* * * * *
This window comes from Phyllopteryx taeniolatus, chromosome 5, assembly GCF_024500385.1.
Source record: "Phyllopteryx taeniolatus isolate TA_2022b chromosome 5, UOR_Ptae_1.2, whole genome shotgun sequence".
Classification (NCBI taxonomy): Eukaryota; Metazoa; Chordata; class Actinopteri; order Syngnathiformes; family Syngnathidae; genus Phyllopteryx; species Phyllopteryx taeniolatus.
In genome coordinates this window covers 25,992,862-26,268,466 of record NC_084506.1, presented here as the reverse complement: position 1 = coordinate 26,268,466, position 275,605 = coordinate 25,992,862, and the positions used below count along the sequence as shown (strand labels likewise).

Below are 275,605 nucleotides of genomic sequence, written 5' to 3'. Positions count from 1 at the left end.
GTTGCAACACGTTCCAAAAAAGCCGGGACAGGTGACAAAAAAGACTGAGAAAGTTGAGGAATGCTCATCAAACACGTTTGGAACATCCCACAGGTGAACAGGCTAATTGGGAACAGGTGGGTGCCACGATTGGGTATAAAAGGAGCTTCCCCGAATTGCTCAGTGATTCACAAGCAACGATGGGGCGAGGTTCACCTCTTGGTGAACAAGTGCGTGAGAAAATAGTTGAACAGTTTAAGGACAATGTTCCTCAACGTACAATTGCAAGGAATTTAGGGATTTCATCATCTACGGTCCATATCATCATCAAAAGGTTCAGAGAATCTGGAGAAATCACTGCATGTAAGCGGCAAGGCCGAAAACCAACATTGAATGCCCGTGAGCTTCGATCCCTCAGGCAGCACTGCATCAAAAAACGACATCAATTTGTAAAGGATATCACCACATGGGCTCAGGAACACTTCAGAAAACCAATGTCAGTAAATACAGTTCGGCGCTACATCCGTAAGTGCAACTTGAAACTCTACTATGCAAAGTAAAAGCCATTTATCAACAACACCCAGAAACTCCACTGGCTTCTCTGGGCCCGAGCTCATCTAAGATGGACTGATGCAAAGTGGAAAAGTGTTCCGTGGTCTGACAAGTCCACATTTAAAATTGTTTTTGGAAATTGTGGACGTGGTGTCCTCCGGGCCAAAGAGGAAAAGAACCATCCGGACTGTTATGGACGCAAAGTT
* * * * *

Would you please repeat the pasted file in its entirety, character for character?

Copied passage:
This window comes from Phyllopteryx taeniolatus, chromosome 5, assembly GCF_024500385.1.
Source record: "Phyllopteryx taeniolatus isolate TA_2022b chromosome 5, UOR_Ptae_1.2, whole genome shotgun sequence".
Classification (NCBI taxonomy): Eukaryota; Metazoa; Chordata; class Actinopteri; order Syngnathiformes; family Syngnathidae; genus Phyllopteryx; species Phyllopteryx taeniolatus.
In genome coordinates this window covers 25,992,862-26,268,466 of record NC_084506.1, presented here as the reverse complement: position 1 = coordinate 26,268,466, position 275,605 = coordinate 25,992,862, and the positions used below count along the sequence as shown (strand labels likewise).

Below are 275,605 nucleotides of genomic sequence, written 5' to 3'. Positions count from 1 at the left end.
GTTGCAACACGTTCCAAAAAAGCCGGGACAGGTGACAAAAAAGACTGAGAAAGTTGAGGAATGCTCATCAAACACGTTTGGAACATCCCACAGGTGAACAGGCTAATTGGGAACAGGTGGGTGCCACGATTGGGTATAAAAGGAGCTTCCCCGAATTGCTCAGTGATTCACAAGCAACGATGGGGCGAGGTTCACCTCTTGGTGAACAAGTGCGTGAGAAAATAGTTGAACAGTTTAAGGACAATGTTCCTCAACGTACAATTGCAAGGAATTTAGGGATTTCATCATCTACGGTCCATATCATCATCAAAAGGTTCAGAGAATCTGGAGAAATCACTGCATGTAAGCGGCAAGGCCGAAAACCAACATTGAATGCCCGTGAGCTTCGATCCCTCAGGCAGCACTGCATCAAAAAACGACATCAATTTGTAAAGGATATCACCACATGGGCTCAGGAACACTTCAGAAAACCAATGTCAGTAAATACAGTTCGGCGCTACATCCGTAAGTGCAACTTGAAACTCTACTATGCAAAGTAAAAGCCATTTATCAACAACACCCAGAAACTCCACTGGCTTCTCTGGGCCCGAGCTCATCTAAGATGGACTGATGCAAAGTGGAAAAGTGTTCCGTGGTCTGACAAGTCCACATTTAAAATTGTTTTTGGAAATTGTGGACGTGGTGTCCTCCGGGCCAAAGAGGAAAAGAACCATCCGGACTGTTATGGACGCAAAGTT